Tonight’s topic among others: My Apologies, this post is only the 2nd Hour with Daniel. Republic Broadcasting has no show in the Archives, and Alternative Sources haven’t caught up to the Time Change yet. If you can direct me to a copy of Hour 1 I’d really appreciate it, and;
Clint and Daniel discuss Recognizing and Leaving the Fraud!
mid-14c., “criminal deception” (mid-13c. in Anglo-Latin); from Old French fraude “deception, fraud” (13c.), from Latin fraudem (nominative fraus) “a cheating, deceit,” of persons “a cheater, deceiver.” Not in Watkins; perhaps ultimately from PIE *dhreugh- “to deceive” (cognates: Sanskrit dhruti- “deception; error”). Meaning “a fraudulent production, something intended to deceive” is from 1650s. The meaning “impostor, deceiver, pretender; humbug” is attested from 1850. Pious fraud (1560s) is properly “deception practiced for the sake of what is deemed a good purpose;” colloquially used as “person who talks piously but is not pious at heart.”
fraus est celare fraudem. It is fraud to conceal a fraud. Anno: 50 ALR 807.
fraus legis. Fraud of the law; fraud upon the law.
fictio. A fiction.
fiction. In the sense of a fiction of law, a contrived condition or situation; the simulation of a status or condition with the purposeof accomplishing justice, albeit justice reached by devious means, as the fiction of casual ejector whereby the action of ejectment was converted into an action for the determination of title to real estate. 25 Am J2d Eject § 2.
As a literary work, a novel, a portrayal with imaginary characters. In pleading a false averment on the part of the plaintiff which the defendant is not allowed to traverse, the object being to give the court jurisdiction. Snider v Newell, 132 NC 614, 625, 44 SE 354.
fictione juris. Fiction of law. See fiction.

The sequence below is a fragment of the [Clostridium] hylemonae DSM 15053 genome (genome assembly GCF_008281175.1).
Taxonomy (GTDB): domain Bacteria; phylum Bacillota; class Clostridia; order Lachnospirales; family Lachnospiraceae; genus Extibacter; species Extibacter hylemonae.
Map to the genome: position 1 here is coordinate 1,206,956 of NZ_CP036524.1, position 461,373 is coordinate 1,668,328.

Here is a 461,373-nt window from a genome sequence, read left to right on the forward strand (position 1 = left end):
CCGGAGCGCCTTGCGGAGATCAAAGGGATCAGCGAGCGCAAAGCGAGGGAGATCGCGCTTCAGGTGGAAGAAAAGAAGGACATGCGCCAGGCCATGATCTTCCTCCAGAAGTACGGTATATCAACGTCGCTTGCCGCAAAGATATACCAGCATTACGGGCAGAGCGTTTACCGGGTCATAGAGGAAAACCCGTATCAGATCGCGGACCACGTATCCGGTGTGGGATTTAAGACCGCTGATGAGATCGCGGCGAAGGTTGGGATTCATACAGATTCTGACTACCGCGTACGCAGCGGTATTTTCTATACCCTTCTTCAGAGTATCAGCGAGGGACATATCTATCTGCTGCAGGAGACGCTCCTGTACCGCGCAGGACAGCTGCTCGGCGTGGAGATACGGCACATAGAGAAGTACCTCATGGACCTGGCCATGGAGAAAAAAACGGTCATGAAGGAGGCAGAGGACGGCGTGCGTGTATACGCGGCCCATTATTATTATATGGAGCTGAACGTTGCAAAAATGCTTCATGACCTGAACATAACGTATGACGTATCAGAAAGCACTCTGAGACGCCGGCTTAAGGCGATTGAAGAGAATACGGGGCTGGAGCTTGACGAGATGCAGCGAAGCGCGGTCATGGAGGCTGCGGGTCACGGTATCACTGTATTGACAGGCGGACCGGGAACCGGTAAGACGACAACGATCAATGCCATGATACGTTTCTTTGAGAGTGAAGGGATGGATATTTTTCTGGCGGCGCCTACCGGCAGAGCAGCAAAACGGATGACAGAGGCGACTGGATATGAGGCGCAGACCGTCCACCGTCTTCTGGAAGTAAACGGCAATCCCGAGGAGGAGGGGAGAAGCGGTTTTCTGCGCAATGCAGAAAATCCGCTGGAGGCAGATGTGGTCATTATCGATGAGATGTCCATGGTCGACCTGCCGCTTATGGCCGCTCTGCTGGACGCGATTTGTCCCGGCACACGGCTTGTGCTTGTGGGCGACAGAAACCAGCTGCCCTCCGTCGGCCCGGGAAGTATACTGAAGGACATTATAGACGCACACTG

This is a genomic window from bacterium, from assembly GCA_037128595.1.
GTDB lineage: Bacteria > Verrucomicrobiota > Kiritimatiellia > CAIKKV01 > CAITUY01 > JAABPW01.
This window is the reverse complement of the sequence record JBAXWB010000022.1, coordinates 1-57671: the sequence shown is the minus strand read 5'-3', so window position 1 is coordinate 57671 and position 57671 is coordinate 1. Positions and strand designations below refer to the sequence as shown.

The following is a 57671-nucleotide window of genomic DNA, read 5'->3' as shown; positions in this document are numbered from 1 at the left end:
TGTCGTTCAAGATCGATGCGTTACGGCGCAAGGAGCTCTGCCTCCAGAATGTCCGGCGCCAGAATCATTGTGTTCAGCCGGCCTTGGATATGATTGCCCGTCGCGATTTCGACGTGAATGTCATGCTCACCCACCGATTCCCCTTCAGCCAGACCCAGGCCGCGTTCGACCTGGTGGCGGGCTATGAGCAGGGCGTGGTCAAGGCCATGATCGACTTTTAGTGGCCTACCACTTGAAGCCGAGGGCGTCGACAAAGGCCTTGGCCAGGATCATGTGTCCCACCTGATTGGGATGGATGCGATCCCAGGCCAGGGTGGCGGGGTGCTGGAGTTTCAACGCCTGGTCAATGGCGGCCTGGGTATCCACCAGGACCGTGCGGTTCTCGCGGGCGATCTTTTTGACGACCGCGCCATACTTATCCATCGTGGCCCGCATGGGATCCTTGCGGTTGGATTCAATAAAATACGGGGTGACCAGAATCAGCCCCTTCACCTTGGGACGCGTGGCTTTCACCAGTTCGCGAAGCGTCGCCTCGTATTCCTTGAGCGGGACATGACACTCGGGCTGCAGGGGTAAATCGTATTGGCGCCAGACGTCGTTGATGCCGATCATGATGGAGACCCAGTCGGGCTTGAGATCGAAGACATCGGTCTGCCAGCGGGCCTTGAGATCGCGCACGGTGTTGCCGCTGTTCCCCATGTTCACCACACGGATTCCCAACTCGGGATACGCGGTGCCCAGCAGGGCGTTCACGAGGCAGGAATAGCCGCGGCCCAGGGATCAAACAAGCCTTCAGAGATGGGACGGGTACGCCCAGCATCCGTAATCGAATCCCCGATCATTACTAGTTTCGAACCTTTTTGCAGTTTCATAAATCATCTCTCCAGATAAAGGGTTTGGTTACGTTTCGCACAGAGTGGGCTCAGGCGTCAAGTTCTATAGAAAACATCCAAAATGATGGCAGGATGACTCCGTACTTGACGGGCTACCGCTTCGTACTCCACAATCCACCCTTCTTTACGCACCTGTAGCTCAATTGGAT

fiction of law. See fiction.
fictitious. Imaginary; not real; counterfeit; false; not genuine. State v Tinnin, 64 Utah 587, 232 P 543, 43 ALR 46, 48.
late 14c., “a solving or being solved,” from Old French solucion “division, dissolving; explanation; payment” or directly from Latin solutionem (nominative solutio) “a loosening or unfastening,” noun of action from past participle stem of solvere “to loosen, untie, solve, dissolve” (see solve). Meaning “liquid containing a dissolved substance” is first recorded 1590s.
execution n. v.
The carrying out of some act or course of conduct to its completion. In Criminal Law, the carrying out of a death sentence.
James 5 Kjv
1 Go to now, ye rich men, weep and howl for your miseries that shall come upon you.
2 Your riches are corrupted, and your garments are motheaten.
3 Your gold and silver is cankered; and the rust of them shall be a witness against you, and shall eat your flesh as it were fire. Ye have heaped treasure together for the last days.
4 Behold, the hire of the labourers who have reaped down your fields, which is of you kept back by fraud, crieth: and the cries of them which have reaped are entered into the ears of the Lord of sabaoth.
5 Ye have lived in pleasure on the earth, and been wanton; ye have nourished your hearts, as in a day of slaughter.
6 Ye have condemned and killed the just; and he doth not resist you.